Ever since you can remember you liked creating things with your hands. As a child, your dolls had handmade clothes and beautiful jewellery made from bits and pieces you’d find around the house. Or maybe you made little houses out of the most unlikely materials. In one word you were creative and now this creativeness is your way of earning extra cash, or maybe it’s even becoming your normal day job.
Online e-commerce website Etsy focuses on giving people with creative minds and hands, such as yourself, a space to present and sell their arts and crafts, and the best way to a buyer’s heart (and wallet) is to make your products are as appealing as possible.
When in an online store the best way you can achieve this is to have good, clean images and outstanding descriptions.
Because descriptions are your thing and you know best how to present your product in words I will help you with creating the best, most appealing images possible.
1. Remember the products you’re selling
Depending on what you handcraft you will choose your backgrounds, your static props or models and your lighting. Always keep in mind that what works for a clothing store will not work for a jewellery one and vice versa. So, before you start doing anything, think about what works best for your craft and always emphasize the subject
2. Choose good props
You might have seen those great images with antique wooden panels on which rests a beautiful handbag, or crushed velvet enveloping a sparkly necklace, dreamy afternoon light flowing around a bohemian woman wearing a long summer dress resting by a vintage bicycle or maybe sitting in a old dusty attic with a filtered ray of sunlight coming through.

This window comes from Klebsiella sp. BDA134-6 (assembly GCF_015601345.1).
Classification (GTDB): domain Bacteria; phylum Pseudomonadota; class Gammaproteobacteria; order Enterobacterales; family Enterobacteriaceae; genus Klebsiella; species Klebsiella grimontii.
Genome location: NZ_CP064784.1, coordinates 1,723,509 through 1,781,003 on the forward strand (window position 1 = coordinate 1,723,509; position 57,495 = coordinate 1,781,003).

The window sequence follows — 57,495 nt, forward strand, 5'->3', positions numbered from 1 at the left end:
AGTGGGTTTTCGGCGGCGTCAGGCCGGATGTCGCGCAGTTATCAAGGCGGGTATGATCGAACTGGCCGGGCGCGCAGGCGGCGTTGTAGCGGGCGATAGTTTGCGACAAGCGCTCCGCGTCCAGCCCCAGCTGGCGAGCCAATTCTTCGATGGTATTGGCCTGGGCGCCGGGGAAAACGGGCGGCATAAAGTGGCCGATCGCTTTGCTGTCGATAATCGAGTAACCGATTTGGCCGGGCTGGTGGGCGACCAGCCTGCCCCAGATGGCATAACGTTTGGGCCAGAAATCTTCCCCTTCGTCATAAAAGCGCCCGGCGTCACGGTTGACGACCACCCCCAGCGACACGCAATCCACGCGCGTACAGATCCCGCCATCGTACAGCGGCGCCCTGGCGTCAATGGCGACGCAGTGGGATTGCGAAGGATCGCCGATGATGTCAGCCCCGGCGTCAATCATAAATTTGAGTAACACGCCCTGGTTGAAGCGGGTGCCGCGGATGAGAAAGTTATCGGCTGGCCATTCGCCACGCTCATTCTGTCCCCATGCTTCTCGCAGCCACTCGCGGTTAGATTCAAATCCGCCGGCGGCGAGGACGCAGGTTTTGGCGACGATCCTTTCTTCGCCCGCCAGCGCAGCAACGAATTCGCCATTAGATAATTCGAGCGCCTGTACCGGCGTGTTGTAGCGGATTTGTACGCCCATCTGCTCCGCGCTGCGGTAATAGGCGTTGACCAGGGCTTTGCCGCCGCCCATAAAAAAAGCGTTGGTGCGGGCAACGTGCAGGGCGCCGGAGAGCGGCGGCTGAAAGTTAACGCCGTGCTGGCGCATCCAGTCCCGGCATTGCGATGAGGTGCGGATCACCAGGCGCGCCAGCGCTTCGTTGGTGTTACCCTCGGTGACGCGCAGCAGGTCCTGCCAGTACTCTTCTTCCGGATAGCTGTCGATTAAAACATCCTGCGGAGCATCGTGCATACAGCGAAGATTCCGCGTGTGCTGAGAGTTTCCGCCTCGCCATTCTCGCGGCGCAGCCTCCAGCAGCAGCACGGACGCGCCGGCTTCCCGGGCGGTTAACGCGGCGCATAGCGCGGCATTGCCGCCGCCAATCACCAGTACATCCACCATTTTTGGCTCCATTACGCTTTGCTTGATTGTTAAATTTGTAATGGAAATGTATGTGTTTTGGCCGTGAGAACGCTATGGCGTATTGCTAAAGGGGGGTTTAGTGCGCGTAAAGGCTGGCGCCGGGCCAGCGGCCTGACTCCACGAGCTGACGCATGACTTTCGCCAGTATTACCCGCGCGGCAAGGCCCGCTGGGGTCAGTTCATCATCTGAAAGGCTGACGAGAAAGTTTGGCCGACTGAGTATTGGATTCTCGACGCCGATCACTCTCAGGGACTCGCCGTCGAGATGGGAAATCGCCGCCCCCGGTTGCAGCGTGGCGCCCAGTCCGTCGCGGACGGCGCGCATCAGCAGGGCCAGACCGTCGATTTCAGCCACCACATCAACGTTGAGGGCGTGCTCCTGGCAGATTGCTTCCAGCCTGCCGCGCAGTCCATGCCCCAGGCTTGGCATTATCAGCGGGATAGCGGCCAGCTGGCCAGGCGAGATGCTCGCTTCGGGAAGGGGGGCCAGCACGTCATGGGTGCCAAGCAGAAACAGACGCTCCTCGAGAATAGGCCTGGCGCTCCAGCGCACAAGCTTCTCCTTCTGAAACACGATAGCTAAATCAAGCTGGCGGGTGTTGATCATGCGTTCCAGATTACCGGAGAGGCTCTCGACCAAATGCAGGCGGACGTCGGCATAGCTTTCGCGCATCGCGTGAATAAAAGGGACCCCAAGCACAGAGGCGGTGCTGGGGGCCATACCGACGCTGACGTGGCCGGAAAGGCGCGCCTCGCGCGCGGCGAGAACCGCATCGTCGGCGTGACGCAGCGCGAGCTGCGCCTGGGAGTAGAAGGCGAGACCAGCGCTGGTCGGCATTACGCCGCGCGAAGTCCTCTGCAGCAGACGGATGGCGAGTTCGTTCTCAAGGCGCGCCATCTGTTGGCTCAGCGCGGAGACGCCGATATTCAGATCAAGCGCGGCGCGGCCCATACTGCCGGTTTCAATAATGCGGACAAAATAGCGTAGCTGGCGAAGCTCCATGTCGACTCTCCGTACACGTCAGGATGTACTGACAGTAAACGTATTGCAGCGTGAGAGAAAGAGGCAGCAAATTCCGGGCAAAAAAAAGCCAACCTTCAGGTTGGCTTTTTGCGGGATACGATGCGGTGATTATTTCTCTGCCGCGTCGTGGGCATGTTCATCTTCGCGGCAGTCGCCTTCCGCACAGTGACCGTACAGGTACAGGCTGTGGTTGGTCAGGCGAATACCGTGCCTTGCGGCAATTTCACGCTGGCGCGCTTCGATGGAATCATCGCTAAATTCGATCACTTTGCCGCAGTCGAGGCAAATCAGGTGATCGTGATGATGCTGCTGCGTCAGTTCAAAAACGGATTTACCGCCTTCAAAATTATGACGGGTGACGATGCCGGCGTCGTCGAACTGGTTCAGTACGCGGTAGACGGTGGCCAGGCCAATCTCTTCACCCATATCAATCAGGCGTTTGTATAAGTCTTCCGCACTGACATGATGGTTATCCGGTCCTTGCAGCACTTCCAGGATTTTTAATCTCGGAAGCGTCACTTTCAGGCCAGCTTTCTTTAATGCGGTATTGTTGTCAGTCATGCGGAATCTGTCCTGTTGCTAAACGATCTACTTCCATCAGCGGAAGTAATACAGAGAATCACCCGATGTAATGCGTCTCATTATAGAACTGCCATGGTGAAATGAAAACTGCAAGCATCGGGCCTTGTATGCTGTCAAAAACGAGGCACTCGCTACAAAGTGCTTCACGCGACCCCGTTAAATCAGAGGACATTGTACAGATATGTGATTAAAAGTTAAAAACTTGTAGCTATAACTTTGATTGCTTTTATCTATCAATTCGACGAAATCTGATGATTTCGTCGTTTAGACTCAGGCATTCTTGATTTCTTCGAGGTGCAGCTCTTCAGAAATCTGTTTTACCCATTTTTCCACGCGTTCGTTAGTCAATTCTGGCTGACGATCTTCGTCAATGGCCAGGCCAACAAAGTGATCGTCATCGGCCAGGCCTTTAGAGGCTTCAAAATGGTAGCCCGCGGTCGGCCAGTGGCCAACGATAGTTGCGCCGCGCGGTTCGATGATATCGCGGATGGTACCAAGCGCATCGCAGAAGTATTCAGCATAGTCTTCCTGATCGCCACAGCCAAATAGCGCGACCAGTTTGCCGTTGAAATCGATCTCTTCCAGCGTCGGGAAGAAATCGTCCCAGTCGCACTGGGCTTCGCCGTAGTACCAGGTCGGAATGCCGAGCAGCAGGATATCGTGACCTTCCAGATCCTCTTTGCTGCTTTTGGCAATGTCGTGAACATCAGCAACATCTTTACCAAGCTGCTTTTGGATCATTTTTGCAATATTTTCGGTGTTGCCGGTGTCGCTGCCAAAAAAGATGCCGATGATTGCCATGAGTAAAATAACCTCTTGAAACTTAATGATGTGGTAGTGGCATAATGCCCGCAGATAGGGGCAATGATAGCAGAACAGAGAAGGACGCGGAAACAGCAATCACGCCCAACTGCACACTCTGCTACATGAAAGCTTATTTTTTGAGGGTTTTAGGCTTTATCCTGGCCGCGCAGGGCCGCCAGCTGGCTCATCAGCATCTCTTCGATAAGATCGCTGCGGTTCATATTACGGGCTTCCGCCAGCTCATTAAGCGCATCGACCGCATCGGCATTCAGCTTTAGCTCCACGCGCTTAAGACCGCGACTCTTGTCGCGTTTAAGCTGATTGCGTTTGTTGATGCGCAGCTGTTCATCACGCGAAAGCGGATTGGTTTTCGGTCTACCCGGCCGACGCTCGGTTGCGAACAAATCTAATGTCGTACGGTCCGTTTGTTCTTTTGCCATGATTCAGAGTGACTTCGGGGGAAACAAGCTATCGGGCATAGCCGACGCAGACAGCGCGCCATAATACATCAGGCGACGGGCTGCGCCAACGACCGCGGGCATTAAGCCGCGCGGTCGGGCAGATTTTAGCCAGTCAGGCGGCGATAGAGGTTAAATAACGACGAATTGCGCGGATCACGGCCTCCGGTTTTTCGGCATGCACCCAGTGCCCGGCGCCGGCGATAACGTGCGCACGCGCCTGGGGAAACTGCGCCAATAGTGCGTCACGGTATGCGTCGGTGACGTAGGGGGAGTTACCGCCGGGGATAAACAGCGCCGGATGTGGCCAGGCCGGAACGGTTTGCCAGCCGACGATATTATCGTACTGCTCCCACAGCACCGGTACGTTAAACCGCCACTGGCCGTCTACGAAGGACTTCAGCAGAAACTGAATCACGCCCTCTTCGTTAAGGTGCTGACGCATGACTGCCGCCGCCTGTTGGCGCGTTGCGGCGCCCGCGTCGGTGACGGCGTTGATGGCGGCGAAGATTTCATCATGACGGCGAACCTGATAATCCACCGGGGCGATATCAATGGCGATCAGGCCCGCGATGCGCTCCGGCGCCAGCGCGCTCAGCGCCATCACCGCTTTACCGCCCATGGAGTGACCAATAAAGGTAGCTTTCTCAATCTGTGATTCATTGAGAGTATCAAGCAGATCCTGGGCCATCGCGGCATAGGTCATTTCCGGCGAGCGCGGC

They are all made starting with good props, so don’t be afraid to go digging in your backyard, your attic, the thrift store, the car cemetery. Experiment with combinations until you feel that your product is emphasised by the background and not the other way around. Make sure the props don’t become overwhelming and steal the eyes away from what you are actually trying to sell.
3. Good aesthetics
Sometimes the best way to sell something is by showing it being worn by someone or adorning the ears, neck, fingers and wrists of a person. Your chosen model doesn’t have to be a supermodel, he or she just need to fit a few criteria. For example, if you will shoot their hands their nails and skin should look good. A simple manicure is preferred to an elaborate one as simpleness doesn’t divert the eye from the actual product. The skin can be repaired with a bit of hand cream and try to disguise imperfection with a little makeup to avoid having to learn Photoshop to post process your images.
If you’ll shoot earrings, make sure the ears are clean and that the model has an updo to show off the earring. If you’re shooting necklaces make sure the skin on the neck looks good.
If you will shoot clothing the way the model is made up also should be understated and in tone with the clothes you’re creating the images for.
Your objects must be sparkling clean, anything with a glass must be devoid of scuff marks, fingerprint or dust particles. Jewellery, unless made too look antique has to be cleaned and have a sheen. Leather products should be well buffed as well, and clothing pressed and brushed. Your cat’s hair does not belong on the beautiful velvet skirt you’re trying to sell.
4. Good lighting
This one will be harder to get, at least in the beginning. If you don’t have a professional lighting setup (in which case there isn’t much I can teach you) and don’t wish to invest in one right now you can experiment with lamps that emit natural looking light (white light bulbs) and with the sunlight (but avoid direct sunlight for still subjects as it can harshen the shadows too much). You can even use Christmas lights if they fit your project. Never use the camera’s or phone’s flash as the only source of light in your images as they will end up looking washed out and shadows will be too dark. Do use the flash as a fill in light in full sunshine.